Understand about health, illness, and wellness: (CHP 17 p. 295 & PP Health Promotion and Disease Prevention) Health - is the state of complete physical, mental (emotional), and social (including spiritual) well-being, not merely the absence of disease. Health is holistic in nature; it’s the full expression of a person’s physical, emotional, social and spiritual potential. It’s a dynamic state in which the person continuously adapts to changes in the internal and external environments in order to maintain a sense of wellbeing. Health is a highly individual perception. Illness - is an event that manifests itself through observable/felt changes in the body. Illness is the state in which the physical, emotional, social, intellectual or spiritual functioning is diminished or impaired compared with previous experience. It is NOT synonymous with disease and may or may not be related to disease. Illness is highly subjective. Wellness - is the state of being healthy in both body and mind as the result of deliberate effort. Wellness is the state of well-being. It is an approach to healthcare that emphasizes preventing illness and prolonging life as opposed to emphasizing treating diseases. Anspaugh et al propose 7 components of wellness: 1) Physical
6) Occupational and
Well-being/Wellness is a subjective perception of vitality and feeling well which can be described objectively, experienced, and measured and can be plotted on a continuum. Dunn’s concept of high level wellness theorizes that wellness is the degree of illness/health modified by the environment. It says that it is an integrated method of functioning that is oriented towards maximizing the potential of which the person is capable. It requires that the individual maintain a continuum of balance and purposeful direction within the environment where he is functioning. The patient’s perception of health, wellness and illness must be considered by the nurse in order to provide individualized, quality care. Lifestyle factors that influence health: (PP Health Promotion and Disease Prevention) Internal and external factors influence health status.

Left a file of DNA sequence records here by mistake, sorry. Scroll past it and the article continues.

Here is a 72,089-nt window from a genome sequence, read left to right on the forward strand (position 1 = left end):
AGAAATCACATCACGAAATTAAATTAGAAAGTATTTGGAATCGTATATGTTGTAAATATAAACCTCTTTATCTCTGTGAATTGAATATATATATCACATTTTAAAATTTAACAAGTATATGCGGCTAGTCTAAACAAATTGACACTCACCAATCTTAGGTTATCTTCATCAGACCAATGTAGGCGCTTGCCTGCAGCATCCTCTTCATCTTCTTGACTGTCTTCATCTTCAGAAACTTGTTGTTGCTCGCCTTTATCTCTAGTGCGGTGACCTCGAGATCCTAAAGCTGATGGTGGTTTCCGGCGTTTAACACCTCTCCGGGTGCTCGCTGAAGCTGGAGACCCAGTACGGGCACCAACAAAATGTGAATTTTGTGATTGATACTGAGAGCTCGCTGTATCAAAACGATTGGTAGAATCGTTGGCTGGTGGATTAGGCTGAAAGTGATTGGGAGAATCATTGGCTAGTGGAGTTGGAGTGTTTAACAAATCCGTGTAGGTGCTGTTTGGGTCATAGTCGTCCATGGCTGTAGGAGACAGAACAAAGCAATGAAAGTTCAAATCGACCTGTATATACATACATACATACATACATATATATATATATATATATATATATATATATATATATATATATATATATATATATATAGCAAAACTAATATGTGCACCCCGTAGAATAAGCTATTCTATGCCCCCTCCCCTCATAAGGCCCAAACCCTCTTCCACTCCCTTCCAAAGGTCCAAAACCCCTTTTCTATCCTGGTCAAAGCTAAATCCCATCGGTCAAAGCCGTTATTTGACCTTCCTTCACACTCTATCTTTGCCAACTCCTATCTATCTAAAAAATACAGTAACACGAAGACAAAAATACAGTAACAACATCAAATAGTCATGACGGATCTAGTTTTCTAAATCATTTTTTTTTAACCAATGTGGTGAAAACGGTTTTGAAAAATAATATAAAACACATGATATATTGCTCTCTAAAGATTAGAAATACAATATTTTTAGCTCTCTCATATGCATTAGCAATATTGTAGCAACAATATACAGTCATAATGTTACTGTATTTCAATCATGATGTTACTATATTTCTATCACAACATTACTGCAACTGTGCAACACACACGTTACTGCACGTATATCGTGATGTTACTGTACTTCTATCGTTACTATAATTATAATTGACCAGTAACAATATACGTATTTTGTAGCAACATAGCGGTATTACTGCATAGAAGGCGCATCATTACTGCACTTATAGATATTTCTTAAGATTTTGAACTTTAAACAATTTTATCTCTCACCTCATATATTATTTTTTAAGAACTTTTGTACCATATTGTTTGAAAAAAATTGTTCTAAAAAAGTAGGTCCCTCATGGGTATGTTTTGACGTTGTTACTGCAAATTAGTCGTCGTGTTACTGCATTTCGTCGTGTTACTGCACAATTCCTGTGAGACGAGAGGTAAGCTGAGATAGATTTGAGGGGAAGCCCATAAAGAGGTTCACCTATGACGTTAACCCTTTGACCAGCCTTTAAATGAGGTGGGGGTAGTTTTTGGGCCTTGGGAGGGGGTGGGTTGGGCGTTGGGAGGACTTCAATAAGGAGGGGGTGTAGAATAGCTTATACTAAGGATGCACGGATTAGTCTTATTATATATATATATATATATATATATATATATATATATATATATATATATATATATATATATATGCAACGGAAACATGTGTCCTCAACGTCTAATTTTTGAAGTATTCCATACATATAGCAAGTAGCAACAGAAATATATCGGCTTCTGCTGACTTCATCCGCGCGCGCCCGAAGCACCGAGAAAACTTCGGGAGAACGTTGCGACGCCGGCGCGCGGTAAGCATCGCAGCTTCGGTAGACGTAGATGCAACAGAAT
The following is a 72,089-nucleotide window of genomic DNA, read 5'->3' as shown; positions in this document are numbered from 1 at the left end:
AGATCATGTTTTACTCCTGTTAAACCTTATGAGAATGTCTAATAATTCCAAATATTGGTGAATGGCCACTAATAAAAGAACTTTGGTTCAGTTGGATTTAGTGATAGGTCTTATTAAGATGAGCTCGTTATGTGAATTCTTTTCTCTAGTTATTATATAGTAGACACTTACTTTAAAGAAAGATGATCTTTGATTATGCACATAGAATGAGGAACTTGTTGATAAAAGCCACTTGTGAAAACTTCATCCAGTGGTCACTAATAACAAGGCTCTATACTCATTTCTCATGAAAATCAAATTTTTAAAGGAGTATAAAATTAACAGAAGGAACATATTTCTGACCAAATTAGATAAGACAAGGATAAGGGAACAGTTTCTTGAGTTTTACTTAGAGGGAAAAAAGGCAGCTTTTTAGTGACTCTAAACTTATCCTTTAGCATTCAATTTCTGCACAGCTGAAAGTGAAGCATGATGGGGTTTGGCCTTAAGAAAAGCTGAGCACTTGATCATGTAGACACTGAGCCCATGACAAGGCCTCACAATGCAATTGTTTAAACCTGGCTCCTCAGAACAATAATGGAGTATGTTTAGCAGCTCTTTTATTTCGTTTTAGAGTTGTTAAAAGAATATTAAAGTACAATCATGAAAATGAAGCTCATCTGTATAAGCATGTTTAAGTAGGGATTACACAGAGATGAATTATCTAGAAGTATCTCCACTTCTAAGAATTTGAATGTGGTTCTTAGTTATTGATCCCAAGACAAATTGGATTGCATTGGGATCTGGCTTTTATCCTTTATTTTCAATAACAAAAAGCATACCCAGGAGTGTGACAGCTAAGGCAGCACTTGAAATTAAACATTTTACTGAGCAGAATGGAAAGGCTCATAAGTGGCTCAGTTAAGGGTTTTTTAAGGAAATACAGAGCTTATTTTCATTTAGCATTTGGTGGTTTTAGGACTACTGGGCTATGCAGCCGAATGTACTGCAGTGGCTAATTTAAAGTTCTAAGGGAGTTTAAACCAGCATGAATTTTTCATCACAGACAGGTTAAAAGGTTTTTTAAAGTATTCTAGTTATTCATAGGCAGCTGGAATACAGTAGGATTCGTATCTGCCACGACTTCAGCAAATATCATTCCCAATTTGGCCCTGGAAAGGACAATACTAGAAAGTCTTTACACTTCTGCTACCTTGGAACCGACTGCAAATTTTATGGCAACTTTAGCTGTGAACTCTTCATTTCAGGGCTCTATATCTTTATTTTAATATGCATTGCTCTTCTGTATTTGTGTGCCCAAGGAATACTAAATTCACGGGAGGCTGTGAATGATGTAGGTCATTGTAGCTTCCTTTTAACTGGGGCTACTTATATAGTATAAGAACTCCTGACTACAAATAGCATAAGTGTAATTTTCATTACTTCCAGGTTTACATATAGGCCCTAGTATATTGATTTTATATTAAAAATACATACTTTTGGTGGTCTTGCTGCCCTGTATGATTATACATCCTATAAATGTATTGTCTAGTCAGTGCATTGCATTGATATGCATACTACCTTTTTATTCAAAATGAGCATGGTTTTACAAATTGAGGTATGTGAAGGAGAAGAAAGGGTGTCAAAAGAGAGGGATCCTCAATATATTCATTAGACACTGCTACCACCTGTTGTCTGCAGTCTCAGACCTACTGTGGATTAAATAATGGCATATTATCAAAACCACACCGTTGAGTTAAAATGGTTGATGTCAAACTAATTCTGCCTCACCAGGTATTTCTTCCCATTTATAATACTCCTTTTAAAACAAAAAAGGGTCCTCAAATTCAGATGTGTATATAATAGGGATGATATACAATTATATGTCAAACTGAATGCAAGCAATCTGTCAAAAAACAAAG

Internal factors include Age, Genetics, Physiologic, Lifestyle, Health habits (smoking, drugs, alcohol, eating habits, exercise and stress). External factors include: Environment (radiation, air pollution, H20 and sun exposure), Safety (seatbelts, riding on motorcycle), and Standard of living (less educated the poorer the health). How to take a patient’s temperature using different routes: (Lab & Kozier PP. 532-537) There are a number of body sites for measuring body temperature. The most common are oral, rectal, axillary, tympanic and temporal artery. Normal adult temperature is 37 degree C and 98.6 degree F. In older adults ( > 70), temp is usually 36 degrees C or 96.8 degrees F. Newborns- 1 yr old are usually 98.2 degree F and 36.8 degree C. Oral: Most common route. Place thermometer underneath the tongue on either side of the frenulum. Do NOT take in someone with mouth lesions or if patient has had oral surgery. Be sure to ask if patient has had anything cold/hot to drink in last 30 minutes. Rectal: Most accurate route. Place Pt. in lateral or Sim’s position. Apply gloves and instruct patient to take a slow deep breath during insertion. Insert 1.5 inches in adults. Do NOT take in Pt that has had rectal surgery, has lower GI problems, is immuno-suppressed, has a clotting disorder or Pt that has hemorrhoids. In some agencies taking rectal temps is contraindicated in patients who have had an MI. It is believed that this can stimulate the Vagus nerve which can cause myocardial damage. Tympanic: Temps measured in this site are usually 1.1-1.5 degrees higher than oral. These are non invasive and quick. To measure temp, pull pinna slightly upward and back( adults) and point the probe slightly anteriorly, toward eardrum. Insert the probe...